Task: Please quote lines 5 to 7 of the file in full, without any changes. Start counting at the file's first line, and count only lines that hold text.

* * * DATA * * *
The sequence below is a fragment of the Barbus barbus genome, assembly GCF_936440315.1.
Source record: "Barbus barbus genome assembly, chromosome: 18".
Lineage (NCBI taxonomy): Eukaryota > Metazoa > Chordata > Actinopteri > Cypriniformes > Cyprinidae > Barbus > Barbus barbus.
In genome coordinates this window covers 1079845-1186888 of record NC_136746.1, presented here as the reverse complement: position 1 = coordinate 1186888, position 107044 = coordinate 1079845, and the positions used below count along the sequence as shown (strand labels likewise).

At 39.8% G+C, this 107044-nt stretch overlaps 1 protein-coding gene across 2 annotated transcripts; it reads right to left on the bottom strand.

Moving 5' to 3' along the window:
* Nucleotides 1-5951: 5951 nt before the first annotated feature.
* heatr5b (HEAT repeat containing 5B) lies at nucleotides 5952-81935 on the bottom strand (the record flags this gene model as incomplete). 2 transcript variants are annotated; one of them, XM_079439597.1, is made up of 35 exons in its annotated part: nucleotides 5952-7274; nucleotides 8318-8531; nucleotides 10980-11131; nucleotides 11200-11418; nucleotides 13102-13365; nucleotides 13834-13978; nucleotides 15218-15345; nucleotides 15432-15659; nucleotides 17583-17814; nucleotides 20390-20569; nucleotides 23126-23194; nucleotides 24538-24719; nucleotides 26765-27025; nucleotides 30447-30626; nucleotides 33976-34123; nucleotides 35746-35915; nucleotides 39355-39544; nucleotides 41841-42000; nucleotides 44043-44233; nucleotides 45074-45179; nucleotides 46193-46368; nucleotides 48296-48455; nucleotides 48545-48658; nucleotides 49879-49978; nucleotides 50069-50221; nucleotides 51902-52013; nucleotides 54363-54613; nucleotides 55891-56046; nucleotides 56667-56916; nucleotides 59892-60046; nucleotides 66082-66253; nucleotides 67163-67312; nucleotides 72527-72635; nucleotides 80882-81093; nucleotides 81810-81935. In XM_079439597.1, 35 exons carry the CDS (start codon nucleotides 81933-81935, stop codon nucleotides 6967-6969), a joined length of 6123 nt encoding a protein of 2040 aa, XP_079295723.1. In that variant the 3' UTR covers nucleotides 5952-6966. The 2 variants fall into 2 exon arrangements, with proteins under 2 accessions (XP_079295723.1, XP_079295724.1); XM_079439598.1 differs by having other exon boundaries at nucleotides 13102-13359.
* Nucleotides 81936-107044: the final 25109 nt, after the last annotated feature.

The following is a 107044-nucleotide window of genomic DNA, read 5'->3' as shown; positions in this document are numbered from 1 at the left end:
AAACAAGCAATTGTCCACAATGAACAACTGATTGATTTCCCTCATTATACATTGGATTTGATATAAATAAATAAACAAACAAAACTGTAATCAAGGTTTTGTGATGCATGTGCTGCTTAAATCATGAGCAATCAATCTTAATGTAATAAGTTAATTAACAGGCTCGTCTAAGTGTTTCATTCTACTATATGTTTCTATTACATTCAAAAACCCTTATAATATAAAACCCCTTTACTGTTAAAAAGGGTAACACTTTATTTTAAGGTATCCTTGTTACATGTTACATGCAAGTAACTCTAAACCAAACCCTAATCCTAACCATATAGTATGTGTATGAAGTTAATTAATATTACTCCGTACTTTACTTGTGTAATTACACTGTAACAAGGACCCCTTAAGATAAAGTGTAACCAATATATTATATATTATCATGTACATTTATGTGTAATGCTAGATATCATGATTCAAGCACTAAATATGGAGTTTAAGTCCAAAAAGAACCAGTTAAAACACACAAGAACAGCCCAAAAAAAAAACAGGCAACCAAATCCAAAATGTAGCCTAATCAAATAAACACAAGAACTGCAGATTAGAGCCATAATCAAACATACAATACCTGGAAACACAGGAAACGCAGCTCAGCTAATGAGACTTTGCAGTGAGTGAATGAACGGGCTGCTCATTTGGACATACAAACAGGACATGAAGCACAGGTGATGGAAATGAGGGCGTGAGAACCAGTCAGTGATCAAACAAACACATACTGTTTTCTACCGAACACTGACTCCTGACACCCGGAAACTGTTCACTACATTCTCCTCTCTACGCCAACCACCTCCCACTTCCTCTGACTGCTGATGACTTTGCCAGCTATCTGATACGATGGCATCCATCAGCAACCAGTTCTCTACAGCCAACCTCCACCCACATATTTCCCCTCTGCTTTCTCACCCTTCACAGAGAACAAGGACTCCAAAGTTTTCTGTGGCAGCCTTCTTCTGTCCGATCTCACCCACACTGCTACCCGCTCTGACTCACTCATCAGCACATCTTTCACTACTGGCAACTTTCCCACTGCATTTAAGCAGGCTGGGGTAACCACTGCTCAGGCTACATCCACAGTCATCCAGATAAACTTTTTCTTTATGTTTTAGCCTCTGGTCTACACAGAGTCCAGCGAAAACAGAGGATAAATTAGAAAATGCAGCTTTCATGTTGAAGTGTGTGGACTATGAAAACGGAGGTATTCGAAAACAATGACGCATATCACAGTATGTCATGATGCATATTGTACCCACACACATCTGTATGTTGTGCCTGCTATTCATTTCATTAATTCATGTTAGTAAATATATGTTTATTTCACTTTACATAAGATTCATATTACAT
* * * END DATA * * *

At 39.8% G+C, this 107044-nt stretch overlaps 1 protein-coding gene across 2 annotated transcripts; it reads right to left on the bottom strand.

Moving 5' to 3' along the window:
* Nucleotides 1-5951: 5951 nt before the first annotated feature.